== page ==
Brian Abernathy
Upstate NY

Tuesday, October 21, 2014

Why You're Better Off With Froot Loops Than Special K Granola

Because spoon for spoon Froot Loops contains 20% less sugar and roughly 1/3 the calories as Special K granola.

Yet here's betting the health halo of the words, "Granola", the claims, "Made with Whole Grains", "Low-Fat", and "Source of Fibre and Vitamin D", along with the weight-focused branding of "Special K", leads many to think this high calorie sugar bomb is a great, weight-safe, healthful meal or snack.

If you're going to have a dessert cereal, best you know it's a treat and not think it's a health food.

Monday, October 20, 2014

Guest Post: Obesity, Cancer, and Mental Health. What Links Them All?

Today's guest post comes from Dr. Sandro Demaio - a rising public health champion. When he asked me if I'd write something for him, I jumped at the chance to ask him to write something for me!

There's been a lot of discussion about obesity. Whether or not it's a disease (as it is in the USA now). How this label would positively or negatively influence action taken by society and governments in addressing this large and growing burden.

This conversation is important, but I have noticed very often it ends with confusion. Questions around why we begin talking about obesity - and end discussing mental health, cancer, heart disease or diabetes. To make hings even more confusing, the term 'Non-Communicable Diseases' might even be mentioned.

So what is the link between all of these diseases, and why can we not have a discussion about obesity, without talking about a range of seemingly unrelated ailments?

Well the reality is that all these diseases are actually highly interrelated. Obesity, diabetes, heart disease, cancers, lung diseases and mental illness (all combined are called Non-Communicable Diseases, or NCDs) largely share the same drivers or "risk factors". Things like an unhealthy diet, using tobacco, drinking alcohol and not getting enough exercise are all related to, or direct drivers of obesity and diseases like diabetes and some cancers. What's more confusing though, is that obesity itself puts us at higher risk for diabetes and some cancers, as does diabetes for heart diseases - for example.

Taking a step back though, the overlap becomes even more apparent. Because at a time when as much as two-thirds of many countries are overweight or obese (and obesity is rapidly rising in even the poorest nations), this is not an issue that comes down to 'stupid individuals making poor choices'. The reason we have a poor diet, or smoke, or don't get enough exercise - is largely due to the built environment around us, the ubiquitous nature of junk-food and alcohol advertising, the way our cities are designed, the structuring of our food system, the subsidies that make unhealthy foods cheap, the over-focus of treatment at the expense of prevention in our health systems, the lack of integrated health education in schools and so on...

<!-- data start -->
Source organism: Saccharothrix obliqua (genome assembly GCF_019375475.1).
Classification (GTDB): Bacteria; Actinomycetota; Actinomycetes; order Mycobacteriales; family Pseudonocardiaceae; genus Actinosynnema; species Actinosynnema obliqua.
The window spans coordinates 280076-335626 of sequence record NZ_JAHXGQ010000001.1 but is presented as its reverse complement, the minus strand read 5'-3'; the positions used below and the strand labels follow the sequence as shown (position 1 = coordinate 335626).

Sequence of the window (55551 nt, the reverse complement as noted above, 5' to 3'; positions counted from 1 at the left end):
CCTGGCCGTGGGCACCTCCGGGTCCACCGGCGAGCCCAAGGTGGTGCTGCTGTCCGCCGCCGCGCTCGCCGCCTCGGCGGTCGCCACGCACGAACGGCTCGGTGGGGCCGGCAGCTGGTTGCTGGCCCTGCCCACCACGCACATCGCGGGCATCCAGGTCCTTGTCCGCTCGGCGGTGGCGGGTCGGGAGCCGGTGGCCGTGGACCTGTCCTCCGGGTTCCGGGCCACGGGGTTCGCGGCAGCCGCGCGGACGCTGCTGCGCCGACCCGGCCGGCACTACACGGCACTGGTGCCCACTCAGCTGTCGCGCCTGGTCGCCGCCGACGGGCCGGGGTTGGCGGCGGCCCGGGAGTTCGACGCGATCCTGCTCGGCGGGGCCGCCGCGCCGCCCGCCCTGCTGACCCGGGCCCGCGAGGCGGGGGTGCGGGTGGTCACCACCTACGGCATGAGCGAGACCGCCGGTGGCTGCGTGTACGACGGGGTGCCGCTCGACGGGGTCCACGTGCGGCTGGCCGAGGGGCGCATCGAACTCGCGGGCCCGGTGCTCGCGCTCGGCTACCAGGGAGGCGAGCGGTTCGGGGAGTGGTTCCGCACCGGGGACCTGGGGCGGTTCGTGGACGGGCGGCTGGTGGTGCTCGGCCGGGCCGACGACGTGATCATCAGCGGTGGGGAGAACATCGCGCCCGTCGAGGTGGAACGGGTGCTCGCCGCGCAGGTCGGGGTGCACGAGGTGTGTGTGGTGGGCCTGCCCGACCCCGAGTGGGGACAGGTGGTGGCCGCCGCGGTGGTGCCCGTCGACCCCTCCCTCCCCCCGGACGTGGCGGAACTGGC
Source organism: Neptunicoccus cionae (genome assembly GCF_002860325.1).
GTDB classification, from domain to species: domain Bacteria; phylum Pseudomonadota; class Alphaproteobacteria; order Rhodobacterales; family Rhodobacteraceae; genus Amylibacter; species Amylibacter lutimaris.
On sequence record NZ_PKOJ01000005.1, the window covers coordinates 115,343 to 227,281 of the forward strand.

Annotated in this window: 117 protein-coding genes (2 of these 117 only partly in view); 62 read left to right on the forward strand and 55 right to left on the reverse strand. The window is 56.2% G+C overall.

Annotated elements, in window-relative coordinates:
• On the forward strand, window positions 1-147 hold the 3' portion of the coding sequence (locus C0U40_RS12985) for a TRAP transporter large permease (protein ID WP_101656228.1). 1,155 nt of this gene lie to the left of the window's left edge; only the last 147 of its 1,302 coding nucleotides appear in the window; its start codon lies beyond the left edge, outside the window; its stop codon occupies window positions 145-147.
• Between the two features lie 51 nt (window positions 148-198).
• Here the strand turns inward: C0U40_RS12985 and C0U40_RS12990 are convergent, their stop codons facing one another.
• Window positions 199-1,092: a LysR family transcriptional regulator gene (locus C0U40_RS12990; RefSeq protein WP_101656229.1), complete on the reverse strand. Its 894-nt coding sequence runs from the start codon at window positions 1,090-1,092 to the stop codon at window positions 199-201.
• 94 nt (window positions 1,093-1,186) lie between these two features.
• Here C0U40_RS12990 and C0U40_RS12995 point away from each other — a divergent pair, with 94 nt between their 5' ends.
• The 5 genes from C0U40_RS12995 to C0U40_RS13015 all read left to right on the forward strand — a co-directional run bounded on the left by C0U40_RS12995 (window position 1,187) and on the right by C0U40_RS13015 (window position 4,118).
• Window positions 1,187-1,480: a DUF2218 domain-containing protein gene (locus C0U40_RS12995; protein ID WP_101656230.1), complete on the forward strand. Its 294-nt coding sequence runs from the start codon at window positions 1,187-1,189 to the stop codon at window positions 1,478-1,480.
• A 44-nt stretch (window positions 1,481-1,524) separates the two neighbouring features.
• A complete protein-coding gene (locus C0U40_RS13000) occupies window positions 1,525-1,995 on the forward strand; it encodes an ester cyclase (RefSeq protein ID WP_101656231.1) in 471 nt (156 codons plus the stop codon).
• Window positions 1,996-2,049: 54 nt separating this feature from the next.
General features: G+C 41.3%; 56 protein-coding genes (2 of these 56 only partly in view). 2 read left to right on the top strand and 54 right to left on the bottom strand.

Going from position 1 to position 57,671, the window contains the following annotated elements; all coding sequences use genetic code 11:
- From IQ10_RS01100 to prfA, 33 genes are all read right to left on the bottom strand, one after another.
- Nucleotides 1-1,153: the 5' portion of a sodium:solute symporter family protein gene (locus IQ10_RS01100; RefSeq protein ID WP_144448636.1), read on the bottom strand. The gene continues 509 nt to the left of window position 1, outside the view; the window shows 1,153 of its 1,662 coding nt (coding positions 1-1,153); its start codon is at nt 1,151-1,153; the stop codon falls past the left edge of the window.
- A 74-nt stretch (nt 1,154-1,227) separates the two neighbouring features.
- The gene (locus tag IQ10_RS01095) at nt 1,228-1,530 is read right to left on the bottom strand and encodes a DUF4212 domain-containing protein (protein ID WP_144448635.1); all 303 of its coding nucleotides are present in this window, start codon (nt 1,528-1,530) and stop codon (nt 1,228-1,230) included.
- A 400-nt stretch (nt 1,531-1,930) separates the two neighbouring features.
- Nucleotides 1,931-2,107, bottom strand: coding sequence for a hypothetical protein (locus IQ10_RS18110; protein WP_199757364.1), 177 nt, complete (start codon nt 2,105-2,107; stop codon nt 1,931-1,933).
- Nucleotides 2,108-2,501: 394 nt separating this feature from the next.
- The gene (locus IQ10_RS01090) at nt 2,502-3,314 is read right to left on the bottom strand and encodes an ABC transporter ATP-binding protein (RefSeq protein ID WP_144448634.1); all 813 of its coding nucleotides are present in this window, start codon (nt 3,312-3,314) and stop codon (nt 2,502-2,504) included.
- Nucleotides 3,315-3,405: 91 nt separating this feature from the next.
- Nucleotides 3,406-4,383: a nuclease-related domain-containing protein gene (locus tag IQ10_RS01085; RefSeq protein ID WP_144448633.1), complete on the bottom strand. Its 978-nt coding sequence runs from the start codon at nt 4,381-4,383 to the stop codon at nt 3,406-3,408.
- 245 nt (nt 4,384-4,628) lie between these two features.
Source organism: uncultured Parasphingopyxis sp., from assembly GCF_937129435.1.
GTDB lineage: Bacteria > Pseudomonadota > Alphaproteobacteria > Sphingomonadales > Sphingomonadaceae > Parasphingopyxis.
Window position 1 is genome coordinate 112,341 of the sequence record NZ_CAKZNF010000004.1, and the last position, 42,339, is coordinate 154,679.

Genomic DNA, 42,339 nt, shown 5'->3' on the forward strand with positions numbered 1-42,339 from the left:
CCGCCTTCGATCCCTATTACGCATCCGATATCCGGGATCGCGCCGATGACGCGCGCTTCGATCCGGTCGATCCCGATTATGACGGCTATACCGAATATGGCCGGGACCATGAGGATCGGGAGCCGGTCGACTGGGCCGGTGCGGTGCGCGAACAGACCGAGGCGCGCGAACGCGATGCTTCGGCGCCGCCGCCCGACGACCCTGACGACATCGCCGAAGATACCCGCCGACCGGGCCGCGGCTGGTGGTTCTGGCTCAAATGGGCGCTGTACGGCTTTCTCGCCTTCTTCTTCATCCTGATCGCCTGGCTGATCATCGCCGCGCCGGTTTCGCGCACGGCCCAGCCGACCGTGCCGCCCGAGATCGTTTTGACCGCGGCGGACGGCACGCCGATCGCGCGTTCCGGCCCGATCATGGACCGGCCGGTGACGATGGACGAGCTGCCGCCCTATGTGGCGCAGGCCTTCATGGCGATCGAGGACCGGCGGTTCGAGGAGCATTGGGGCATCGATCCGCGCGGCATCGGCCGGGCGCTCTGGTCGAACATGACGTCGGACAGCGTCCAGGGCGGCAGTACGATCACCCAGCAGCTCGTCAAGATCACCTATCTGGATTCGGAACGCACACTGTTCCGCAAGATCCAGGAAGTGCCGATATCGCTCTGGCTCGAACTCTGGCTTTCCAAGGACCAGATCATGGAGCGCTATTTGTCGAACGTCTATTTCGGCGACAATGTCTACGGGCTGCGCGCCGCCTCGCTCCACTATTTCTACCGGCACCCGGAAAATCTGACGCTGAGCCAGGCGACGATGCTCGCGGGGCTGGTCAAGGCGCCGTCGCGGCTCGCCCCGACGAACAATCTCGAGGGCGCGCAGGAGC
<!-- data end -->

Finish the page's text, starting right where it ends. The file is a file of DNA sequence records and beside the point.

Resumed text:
These are the structural and social determinants of health, and disease.

Let's just look at food for a moment - which is a leading risk factor for disease worldwide with poor diet driving obesity, diabetes, heart disease, some cancers and more. We can say that people eat poor diets because of poor choices, but I don't really buy this. Do we really make informed, un-coerced decisions on what we eat? We buy that chocolate bar because it's delicious, but also because we are bombarded with advertising which makes us want it. They use psychologists and behavioural studies to develop the right flavour, size and packaging. They place it at the check-out because they know we will impulse buy it - that is, we never really wanted it. The sugar in that bar is cheap because our governments (more so in the USA nd Europe) subsidises the cost of sugar production and having eaten the bars as a child due to clever marketing specifically pointed at young people, we associate chocolate with happy memories.

My point is that in a nation where 2 in 3 of us are overweight or obese, something much bigger is going on that simply 'stupid people making poor choices'.

My other point is that whilst we might think of these diseases as separated outcomes, they actually have common root causes, risk factors and social determminants. Many of them far beyond the health sector.

Some biting food for thought.


In the month of October, NCDFREE is running a campaign called The Face of NCDs. Here are some crowd-sourced reflections on the overlaps between these diseases, from people like you around the world.

"The idea of NCDs as a result of broader social engineering, rather than from the intentions of individuals, is something that needs to be more widespread. Too much of our approach to conditions like diabetes, pulmonary disease, and heart attacks blames the sufferer when we should be looking to the societal and economic determinants of health. When two thirds of Australians are overweight, there have to be larger forces at work than the personal failings of patients." - Oscar, Australia